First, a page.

The Atlantic has a funny little interview with physicist Lawrence Krauss, the author of last year’s A Universe From Nothing: Why There Is Something Rather Than Nothing,
Krauss states that he likes to “provoke people” and believes that science is meant to make people “uncomfortable.”
The joke is that the interview’s subject is whether science has made philosophy and religion “obsolete.” What they should really be discussing is the claim by Krauss that physics can answer the question, “Why?”
Science is pretty good at answering the questions “How?” and “What?” In fact, one of the criteria of a scientific experiment or statement is that observers around the world should be able to replicate that experiment if they work with the same variables as the first reporter.
But science never answers “Why?”
The hypothesis of the article is that theoretical physics has answered enough “whys” that philosophy and religion – and the notion of a Creator – are “obsolete.” That’s the “hook” that Krauss says he was looking for in order to make his book sell. It also won him praise from (Red Letter Evangelical) atheists Richard Dawkins and Sam Harris.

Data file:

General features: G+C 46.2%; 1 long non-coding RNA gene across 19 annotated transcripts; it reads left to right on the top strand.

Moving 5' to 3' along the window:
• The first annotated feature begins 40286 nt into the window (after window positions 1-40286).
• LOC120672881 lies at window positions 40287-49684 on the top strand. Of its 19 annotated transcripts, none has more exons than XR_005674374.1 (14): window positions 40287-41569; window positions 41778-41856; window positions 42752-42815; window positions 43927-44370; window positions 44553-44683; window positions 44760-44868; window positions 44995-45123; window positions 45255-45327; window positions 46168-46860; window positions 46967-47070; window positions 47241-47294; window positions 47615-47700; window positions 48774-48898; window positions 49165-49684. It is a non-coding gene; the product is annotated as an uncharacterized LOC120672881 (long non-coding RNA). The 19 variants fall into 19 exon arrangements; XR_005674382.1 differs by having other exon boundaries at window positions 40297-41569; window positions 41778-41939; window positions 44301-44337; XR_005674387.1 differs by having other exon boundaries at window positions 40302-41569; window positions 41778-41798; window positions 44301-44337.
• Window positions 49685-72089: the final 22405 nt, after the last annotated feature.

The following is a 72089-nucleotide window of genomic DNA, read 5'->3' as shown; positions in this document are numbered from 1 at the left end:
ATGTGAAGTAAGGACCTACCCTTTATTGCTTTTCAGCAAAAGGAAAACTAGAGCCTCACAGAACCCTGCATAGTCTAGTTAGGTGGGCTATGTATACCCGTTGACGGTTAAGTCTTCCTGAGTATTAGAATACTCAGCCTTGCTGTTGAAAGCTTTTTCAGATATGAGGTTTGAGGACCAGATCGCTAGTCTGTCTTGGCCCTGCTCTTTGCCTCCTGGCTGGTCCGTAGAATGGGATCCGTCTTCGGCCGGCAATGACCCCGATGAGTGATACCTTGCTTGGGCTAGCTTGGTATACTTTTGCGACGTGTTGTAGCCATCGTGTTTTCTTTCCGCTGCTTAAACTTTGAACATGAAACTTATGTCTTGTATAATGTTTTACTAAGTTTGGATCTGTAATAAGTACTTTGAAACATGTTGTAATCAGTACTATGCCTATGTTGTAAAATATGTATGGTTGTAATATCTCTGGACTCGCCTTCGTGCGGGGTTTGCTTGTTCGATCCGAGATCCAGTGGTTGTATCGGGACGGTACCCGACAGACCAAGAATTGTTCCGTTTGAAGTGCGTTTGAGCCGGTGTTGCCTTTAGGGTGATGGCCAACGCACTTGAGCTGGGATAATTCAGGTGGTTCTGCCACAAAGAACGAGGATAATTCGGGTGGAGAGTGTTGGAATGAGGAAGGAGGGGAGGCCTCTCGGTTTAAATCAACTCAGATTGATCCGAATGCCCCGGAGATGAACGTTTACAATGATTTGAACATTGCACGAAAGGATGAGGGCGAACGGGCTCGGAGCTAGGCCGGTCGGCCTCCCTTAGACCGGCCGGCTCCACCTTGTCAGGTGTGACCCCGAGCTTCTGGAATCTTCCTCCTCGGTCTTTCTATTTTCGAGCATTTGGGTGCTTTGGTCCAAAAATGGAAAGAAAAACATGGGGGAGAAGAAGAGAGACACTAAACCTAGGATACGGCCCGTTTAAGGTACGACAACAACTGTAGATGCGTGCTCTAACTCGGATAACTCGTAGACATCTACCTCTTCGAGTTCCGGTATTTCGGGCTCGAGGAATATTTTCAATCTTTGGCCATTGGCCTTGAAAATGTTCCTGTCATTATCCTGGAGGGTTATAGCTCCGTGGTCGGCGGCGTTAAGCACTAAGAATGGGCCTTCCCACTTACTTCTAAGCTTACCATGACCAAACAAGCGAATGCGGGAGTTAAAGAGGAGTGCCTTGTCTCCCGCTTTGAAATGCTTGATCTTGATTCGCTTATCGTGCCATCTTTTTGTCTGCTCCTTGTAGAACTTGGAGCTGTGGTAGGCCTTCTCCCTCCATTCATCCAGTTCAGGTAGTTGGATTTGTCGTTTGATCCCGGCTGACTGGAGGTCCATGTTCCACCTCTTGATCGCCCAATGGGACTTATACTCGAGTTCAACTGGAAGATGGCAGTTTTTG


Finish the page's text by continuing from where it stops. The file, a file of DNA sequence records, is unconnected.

It’s ridiculous to talk about any aspect of natural physics within this universe as though the discussion or findings rule out the existence of a Creator. Obviously, what is within the Universe, what can be observed, measured, or even “presumed,” must adhere to the laws of physics of this universe – whether or not there is a Creator.
The problem of “something from nothing” is resolved by Krauss by imagining an infinite number of universes, interconnected so that this universe is not a closed system: “infinite” “calculable” “multiverses.” Where did those multiverses, and the conditions that make Krauss’ quantum physics exist, come from?
We still get back to “something from nothing.”
Without philosophy, I dare anyone to explain the existence of concepts such as “like,” “provoke,” and/or “meant to.” Or “Beauty,” “Truth,” and “Justice.” And religion is the best way to explain “Love” and to answer “Why?”